Hello. MM here, stepping in to write this month’s summary of the Reading Challenge.
This month’s selection was A Mystery or Thriller, perhaps partly because of our schedule: it was a dark and stormy end of the semester and finals were on the horizon, and H. is a happy and well-versed fan of Ngaio Marsh—in a pinch, she could fall back on that; and we’ve all read Doyle, one can always revisit Holmes. R also thought she might reopen the Case of Agatha Christie Books she loved way back in those murky dark trees closed together back there behind us at the vanishing point into the deep past, the creaky gate, the unknowable, uncertain almost certainly suspect and threatening, the vaguely sinister and definitely mysterious…1970’s.
But as it happened, fate held a different…fate… in store for us, when a seemingly innocent trip to the local book supermarket took a strange turn, just past Christian Romance Fiction, and led us, unsuspectingly and perhaps inevitably, to the subset of the Mystery section that was dedicated to… “Genre Mysteries”—shelves of whodunits involving cats, dogs, tea, antiques, what have you, whole series of mysteries related to particular special interests readers might have. We thought this sort of thing started and ended with the “The Cat Who…” series by Lilian Jackson Braun, from 20 or more years ago—but evidently Lilian was enough of a success that she’s spawned a subgenre, which I think we can all agree can only be called…copycat crimes.
Some are obviously tongue in cheek, others more serious. Most are potboilers (where does that term even come from), but evidently even those are divisible into two categories—one, books where people are trying to do their best, and shooting for literary merit or at least sales, doing the best they can do. Others are cranked out (that’s the only term that applies) by more “serious” writers looking for some fun or even an outlet for silliness, and maybe snap up some quick sales on the side while watching that Pulitzer Prize receding into a spinning vortex like the poster for Vertigo when you stared at it too hard.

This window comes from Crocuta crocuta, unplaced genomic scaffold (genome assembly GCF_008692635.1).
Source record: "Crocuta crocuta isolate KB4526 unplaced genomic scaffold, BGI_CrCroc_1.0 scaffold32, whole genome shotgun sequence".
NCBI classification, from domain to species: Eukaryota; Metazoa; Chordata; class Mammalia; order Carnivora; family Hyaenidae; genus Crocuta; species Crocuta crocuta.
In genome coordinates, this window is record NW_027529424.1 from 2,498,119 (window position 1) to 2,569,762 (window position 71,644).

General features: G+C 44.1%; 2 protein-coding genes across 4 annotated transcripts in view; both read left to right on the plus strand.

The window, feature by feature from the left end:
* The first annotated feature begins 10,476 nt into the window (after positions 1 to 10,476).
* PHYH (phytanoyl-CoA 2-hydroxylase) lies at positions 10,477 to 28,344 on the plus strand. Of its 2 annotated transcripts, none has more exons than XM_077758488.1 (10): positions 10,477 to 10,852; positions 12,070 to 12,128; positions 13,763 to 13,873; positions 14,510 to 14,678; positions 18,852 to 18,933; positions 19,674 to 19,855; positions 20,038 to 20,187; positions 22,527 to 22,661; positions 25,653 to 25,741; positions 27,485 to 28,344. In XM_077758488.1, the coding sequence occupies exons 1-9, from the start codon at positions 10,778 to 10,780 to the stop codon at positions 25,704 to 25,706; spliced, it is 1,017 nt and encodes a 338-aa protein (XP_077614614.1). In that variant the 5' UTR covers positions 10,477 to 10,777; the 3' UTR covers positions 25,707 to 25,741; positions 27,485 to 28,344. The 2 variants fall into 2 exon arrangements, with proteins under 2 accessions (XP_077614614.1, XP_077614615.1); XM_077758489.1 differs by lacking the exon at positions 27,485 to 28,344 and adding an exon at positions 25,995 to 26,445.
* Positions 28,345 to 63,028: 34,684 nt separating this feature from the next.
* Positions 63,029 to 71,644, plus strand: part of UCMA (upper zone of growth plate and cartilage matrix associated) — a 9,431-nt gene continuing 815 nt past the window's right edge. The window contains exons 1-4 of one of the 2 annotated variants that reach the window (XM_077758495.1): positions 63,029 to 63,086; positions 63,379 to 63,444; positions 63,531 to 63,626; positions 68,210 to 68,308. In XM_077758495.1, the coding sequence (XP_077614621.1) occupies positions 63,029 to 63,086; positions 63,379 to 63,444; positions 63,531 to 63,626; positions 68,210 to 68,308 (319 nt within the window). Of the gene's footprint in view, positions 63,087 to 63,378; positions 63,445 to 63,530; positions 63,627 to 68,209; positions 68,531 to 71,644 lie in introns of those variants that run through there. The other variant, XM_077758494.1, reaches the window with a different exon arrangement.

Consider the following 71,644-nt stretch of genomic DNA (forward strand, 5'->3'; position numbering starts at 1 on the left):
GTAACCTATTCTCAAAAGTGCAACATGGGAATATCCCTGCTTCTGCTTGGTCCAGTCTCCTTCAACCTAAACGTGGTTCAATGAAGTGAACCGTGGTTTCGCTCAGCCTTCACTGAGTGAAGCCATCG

What a discovery. What a lot of fun.
We’ll leave it up to you to discover the awful secret of which category _your_ pick falls into, should you venture into this section of your local Books A Million. Ours by the way still has the masking tape around it in the parking lot from where it dropped dead, as a Borders store, early one morning years ago, and don’t tell me nobody saw anything. West Lebanon is worse than Cannery Row: drugstores everywhere the cops can’t—or won’t— shut down; Supercuts is nothing but a clip joint, and I don’t want to know what Family Dollar does a dollar at a time to feed its kids. But nobody saw a thing when Borders went down. OK, if that’s the way you want to play it.
Anyway, our eventual lineup back at the station looked something like this:
“Rubbed Out – A Memphis BBQ Mystery”, by Riley Adams (Mine)
“Antiques Roadkill – A Trash-n-Treasures Mystery”, by Barbara Allen (H)
“Fillet of Murder: A Deep Fried Mystery”, by Linda Reilly (R)
And yes, as an added fillip, as if the authors (or publishers) were hedging their bets, these books all have recipes at the back, for some of the foods that show up over the course of the very mysterious journey they lead you on. Unsatisfied with whodunit? Maybe some pineapple casserole or bbq loaf will make you feel a little better, like that first shot of rotgut in the morning —just take it from me, and don’t use Mystery Meat, in either recipe.
Did you read a mystery this month? We’d love to hear about it!
The category for the coming month is:
A book by a female author
We’ll reveal the next category somewhere around the middle of March.
This post is part of our multi-year reading challenge. We’d love to have you join us for the whole challenge or any portion. Take a look at the checklist to see the current category (in green). We’ll announce the next category in the middle of next month.